STATE OF TENNESSEE v. ARMARD REEVES - Articles

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Posted by: Tanja Trezise on Apr 21, 2014

Court: TN Court of Criminal Appeals

Attorneys 1:

Joseph A. McClusky, Lorna S. McClusky, and William Dennis Massey, Memphis, Tennessee, for the appellant, Armard Reeves.

Attorneys 2:

Robert E. Cooper, Jr., Attorney General and Reporter; J. Ross Dyer, Senior Counsel; Amy P. Weirich, District Attorney General; and Christopher Scruggs, Assistant District Attorney General, for the appellee, State of Tennessee.

Judge(s): WILLIAMS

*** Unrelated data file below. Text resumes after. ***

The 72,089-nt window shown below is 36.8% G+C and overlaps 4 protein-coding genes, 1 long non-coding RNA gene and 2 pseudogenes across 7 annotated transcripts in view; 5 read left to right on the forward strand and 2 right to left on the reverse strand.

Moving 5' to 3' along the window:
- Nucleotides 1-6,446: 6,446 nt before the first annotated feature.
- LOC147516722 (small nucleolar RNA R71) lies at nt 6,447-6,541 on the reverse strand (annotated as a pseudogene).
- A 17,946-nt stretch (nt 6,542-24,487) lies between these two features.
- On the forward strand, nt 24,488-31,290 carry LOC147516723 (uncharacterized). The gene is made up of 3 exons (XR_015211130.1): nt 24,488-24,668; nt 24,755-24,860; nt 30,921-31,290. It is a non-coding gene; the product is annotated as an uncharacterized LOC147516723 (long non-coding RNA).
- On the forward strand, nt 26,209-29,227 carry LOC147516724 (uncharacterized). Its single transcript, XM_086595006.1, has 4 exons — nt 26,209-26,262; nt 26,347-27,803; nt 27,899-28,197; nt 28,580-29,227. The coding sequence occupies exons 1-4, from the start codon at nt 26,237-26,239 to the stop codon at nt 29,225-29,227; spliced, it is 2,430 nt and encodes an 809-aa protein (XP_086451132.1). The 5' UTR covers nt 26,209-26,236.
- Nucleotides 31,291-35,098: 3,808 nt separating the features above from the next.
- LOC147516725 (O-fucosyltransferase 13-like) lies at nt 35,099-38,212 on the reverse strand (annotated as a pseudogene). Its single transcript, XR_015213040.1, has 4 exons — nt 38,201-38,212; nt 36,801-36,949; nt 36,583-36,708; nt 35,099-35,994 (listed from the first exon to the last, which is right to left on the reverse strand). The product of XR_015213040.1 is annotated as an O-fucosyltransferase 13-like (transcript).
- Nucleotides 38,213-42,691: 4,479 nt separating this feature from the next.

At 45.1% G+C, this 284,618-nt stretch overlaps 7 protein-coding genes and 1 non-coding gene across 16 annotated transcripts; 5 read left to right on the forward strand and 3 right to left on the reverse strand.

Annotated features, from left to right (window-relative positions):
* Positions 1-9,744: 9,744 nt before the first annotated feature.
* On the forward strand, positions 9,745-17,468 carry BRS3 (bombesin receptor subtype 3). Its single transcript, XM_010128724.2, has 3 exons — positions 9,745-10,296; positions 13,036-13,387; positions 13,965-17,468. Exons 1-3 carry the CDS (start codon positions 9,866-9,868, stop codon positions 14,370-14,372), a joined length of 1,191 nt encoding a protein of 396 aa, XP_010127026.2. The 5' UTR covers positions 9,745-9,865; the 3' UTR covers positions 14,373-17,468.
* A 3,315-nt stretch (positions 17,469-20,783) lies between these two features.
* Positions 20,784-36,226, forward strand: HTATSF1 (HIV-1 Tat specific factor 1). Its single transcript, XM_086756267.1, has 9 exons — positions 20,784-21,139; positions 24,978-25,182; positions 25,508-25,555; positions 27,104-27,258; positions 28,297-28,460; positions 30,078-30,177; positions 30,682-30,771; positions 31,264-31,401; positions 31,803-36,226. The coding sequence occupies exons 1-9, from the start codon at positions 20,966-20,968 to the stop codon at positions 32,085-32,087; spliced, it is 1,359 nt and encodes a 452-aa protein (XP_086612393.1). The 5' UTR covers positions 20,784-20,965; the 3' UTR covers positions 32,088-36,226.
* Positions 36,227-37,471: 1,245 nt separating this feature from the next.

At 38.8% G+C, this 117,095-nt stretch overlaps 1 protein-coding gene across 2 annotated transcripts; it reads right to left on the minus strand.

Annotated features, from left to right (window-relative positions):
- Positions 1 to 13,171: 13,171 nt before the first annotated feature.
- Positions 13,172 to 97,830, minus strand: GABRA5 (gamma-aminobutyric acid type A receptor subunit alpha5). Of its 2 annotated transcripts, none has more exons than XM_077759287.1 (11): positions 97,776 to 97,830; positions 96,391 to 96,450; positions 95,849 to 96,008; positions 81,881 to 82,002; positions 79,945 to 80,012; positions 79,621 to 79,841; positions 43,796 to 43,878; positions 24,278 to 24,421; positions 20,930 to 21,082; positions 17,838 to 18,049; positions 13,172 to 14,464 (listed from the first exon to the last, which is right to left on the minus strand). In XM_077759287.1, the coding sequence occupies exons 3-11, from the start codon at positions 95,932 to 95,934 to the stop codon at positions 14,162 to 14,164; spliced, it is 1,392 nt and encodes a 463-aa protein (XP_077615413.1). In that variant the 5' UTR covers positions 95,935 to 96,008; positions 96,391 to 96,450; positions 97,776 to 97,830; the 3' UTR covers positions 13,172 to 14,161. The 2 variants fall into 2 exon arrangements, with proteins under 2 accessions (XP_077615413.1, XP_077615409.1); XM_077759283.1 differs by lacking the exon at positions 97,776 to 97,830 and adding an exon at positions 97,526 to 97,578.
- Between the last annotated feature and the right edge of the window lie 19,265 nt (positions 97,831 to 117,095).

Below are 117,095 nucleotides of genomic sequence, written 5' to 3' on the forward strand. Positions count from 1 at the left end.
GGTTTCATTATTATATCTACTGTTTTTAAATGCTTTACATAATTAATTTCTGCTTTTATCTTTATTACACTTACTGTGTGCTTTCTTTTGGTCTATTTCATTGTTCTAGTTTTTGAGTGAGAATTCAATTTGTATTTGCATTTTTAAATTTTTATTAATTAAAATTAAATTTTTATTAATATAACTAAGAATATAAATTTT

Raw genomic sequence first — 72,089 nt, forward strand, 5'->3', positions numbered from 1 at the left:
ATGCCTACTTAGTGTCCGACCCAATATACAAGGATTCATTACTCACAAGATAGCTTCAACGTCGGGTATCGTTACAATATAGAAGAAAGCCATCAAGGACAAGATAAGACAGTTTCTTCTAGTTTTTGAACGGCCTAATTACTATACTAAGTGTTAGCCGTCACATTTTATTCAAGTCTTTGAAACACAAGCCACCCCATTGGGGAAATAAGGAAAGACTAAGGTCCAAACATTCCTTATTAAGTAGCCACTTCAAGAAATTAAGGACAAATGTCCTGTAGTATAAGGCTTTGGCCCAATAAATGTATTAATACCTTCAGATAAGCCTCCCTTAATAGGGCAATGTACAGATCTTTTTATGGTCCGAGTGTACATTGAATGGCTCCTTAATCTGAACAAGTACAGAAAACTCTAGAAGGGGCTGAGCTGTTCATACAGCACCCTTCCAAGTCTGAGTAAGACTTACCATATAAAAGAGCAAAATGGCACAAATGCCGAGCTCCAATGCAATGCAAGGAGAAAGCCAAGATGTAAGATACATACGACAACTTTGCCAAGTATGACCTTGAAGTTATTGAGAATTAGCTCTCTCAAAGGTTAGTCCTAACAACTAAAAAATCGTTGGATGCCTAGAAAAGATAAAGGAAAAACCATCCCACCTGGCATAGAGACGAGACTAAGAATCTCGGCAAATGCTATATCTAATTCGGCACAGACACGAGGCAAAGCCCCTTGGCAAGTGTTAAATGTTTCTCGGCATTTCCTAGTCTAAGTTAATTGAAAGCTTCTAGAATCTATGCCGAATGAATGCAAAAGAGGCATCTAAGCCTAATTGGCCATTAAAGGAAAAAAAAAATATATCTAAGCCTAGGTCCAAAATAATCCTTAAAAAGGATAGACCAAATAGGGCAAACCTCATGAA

The defendant, Armard Reeves, was convicted of one count of unlawful and knowing possession with intent to deliver three hundred pounds (300 lbs) (136,050 grams) or more of a controlled substance, to wit: marijuana. The trial court sentenced the defendant as a Range I offender to the maximum sentence of twenty-five years in the Tennessee Department of Correction. The defendant was arrested as a part of a larger investigation that Immigrations and Customs Enforcement (“ICE”) and Homeland Security Investigations (“HSI”) were conducting into narcotics distribution. On appeal, the defendant argues that: (1) the trial court erred when it failed to instruct the jury as to the lesser-included offense of facilitation; (2) the State must prove beyond a reasonable doubt that the defendant knowingly possessed the amount of marijuana in question; (3) the trial court erred when it failed to instruct the jury that the defendant must knowingly possess certain amounts of marijuana; (4) the evidence was insufficient to support his conviction; (5) the trial court erred when it failed to grant the defendant’s motion to suppress; and (6) the trial court improperly sentenced the defendant to the maximum sentence for a Range I offender. After a thorough review of the record we conclude that facilitation was properly omitted as a jury instruction, that the “knowing” mens rea requirement does not apply to the amount of marijuana, the evidence was sufficient to support the defendant’s conviction, the trial court did not err in denying the motion to suppress, and that the defendant was properly sentenced to the maximum term of incarceration.

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